“Our technology holds the potential to reduce global construction costs by 25%; millions more people will have access to healthcare and infrastructure, and elevate their standard of living. In addition to lowering costs, optimizing with this technology can also reduce carbon emissions from construction,” shares Morkos.
ALICE uses AI to offer tools that assist with the planning stages through project delivery. The technology explores scenarios that make the most efficient use of project resources: materials, equipment, labor, and more. ALICE is unique in bringing AI to construction scheduling and helps contractors by creating a myriad of different construction plans. They can create different scenarios and chart a path that makes it more likely that they not only deliver on budget but on time.
Wes Asao of Hawaiian Dredging Construction Company, the largest general contractor in the state of Hawaii, utilized ALICE in their construction planning to create an affordable senior housing project in downtown Honolulu. “ALICE helped us in the planning of the facade, where we looked at different ways of how we were going to attack and put up the facade in a 20-start building that’s very tight with the adjacent buildings. ALICE helped us in the planning and sequencing of the exterior skin of the building using the hanging scaffold. ALICE did a 3D model in time and actually visualized what our plan was going to be.”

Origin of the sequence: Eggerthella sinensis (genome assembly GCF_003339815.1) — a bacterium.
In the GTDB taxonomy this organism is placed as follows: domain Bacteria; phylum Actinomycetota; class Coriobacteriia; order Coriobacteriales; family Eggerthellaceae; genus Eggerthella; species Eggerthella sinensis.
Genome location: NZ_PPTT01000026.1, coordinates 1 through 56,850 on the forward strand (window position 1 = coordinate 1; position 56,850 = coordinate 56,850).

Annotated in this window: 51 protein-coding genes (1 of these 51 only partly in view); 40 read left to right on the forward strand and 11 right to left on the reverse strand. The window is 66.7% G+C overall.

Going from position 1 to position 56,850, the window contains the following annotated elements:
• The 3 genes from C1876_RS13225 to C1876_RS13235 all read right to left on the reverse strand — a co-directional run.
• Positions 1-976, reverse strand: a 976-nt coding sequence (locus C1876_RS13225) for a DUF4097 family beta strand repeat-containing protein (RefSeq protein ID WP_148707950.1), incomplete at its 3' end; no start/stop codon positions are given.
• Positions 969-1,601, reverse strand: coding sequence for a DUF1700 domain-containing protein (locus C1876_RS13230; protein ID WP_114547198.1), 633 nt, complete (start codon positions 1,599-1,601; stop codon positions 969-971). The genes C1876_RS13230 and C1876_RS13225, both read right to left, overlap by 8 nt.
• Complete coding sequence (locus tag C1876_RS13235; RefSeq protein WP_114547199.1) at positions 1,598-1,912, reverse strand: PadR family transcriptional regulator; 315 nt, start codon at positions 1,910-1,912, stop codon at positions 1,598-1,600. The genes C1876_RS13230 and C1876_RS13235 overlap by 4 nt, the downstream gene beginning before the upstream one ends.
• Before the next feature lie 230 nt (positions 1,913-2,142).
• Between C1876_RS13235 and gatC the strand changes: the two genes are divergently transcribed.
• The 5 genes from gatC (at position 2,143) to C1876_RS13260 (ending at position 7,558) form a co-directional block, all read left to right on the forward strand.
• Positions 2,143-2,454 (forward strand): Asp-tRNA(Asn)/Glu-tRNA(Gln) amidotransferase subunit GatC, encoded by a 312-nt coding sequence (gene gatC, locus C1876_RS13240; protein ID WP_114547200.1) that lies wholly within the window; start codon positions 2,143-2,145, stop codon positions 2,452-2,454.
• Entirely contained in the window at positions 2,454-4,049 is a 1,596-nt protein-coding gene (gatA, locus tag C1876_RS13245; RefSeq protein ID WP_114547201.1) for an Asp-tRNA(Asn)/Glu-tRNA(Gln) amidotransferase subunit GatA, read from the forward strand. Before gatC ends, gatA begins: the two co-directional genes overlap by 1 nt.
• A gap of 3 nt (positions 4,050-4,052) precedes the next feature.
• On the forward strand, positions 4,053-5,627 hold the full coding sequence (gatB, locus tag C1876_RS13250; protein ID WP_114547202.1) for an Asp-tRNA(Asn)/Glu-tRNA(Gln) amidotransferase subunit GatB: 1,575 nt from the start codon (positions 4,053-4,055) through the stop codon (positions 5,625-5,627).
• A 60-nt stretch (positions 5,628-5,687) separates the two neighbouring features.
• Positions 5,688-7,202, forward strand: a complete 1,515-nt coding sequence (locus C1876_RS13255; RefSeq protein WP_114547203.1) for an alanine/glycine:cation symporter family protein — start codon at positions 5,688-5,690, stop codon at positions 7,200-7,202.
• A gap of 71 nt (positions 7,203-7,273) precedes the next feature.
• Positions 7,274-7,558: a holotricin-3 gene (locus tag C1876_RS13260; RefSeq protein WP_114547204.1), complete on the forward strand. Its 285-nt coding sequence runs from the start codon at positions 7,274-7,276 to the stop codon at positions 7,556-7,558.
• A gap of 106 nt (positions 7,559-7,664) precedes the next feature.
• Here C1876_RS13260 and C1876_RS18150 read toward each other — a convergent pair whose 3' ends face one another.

Both Brinker and Morkos share that with a new generation of project managers and construction executives, they’re seeing stronger relationships with tech, more rapid adoption, and an enthusiasm for the evolution.
“The construction renaissance is upon us,” said Morkos. “With the rise of the ‘contech’ segments, companies are getting better at sharing digital information. Customers demand it, and companies are therefore adapting. Companies are becoming increasingly comfortable with bringing new technologies to bear. This is particularly true with ‘next-gen’ construction professionals — our digital natives. They see the advantages that ‘contech’ can bring and are becoming vocal advocates for tech adoption within their organizations.”